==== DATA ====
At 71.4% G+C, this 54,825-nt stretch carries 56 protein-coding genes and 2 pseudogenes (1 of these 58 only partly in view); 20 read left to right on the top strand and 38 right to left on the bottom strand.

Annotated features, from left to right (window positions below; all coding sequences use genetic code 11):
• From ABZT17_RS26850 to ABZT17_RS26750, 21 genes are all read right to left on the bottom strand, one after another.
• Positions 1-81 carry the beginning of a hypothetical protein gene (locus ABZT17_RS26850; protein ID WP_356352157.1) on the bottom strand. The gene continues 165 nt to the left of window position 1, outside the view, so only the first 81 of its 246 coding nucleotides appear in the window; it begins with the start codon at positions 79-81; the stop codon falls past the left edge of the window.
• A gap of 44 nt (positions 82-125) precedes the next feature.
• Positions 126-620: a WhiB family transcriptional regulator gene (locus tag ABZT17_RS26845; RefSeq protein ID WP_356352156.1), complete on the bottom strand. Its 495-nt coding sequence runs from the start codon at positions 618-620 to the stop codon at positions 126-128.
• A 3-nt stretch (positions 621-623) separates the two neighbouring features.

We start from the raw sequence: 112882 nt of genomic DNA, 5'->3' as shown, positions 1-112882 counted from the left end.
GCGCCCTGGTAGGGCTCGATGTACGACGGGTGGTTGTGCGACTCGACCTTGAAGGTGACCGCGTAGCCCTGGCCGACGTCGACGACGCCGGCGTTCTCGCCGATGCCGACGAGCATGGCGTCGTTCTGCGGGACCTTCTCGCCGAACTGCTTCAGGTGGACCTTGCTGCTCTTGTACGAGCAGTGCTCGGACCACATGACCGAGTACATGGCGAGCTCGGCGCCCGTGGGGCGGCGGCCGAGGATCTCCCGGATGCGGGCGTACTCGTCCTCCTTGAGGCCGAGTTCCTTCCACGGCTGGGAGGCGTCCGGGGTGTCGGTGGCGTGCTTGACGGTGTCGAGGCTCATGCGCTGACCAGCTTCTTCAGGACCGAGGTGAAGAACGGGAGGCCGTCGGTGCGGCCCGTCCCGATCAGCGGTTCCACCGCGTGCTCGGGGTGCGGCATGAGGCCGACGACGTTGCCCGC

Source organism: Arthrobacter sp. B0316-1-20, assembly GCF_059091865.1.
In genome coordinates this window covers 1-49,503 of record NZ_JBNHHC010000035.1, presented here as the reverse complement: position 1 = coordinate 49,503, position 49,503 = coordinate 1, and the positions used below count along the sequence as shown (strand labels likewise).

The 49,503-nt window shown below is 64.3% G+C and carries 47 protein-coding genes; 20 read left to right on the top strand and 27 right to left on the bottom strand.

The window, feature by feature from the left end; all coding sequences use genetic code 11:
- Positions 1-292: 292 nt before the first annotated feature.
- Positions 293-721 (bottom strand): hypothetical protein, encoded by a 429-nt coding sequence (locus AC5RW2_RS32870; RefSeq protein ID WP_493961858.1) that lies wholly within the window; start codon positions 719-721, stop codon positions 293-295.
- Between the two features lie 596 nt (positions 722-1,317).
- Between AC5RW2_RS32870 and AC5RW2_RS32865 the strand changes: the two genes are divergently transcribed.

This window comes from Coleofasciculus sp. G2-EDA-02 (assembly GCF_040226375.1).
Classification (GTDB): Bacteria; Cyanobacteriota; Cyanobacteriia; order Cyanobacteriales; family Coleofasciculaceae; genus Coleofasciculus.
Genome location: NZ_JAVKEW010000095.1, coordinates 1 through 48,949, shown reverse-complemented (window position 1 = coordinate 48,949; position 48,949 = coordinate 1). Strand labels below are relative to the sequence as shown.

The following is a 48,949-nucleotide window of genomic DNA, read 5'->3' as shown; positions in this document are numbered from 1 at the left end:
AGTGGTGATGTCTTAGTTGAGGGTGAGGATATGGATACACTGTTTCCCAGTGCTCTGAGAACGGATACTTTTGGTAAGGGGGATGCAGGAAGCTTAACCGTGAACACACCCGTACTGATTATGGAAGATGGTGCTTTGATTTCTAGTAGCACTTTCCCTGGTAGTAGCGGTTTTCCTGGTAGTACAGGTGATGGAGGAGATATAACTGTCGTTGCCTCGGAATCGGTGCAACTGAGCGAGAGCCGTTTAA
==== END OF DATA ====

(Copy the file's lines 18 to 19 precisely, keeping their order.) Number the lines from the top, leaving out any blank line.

This window comes from Coleofasciculus sp. G2-EDA-02 (assembly GCF_040226375.1).
Classification (GTDB): Bacteria; Cyanobacteriota; Cyanobacteriia; order Cyanobacteriales; family Coleofasciculaceae; genus Coleofasciculus.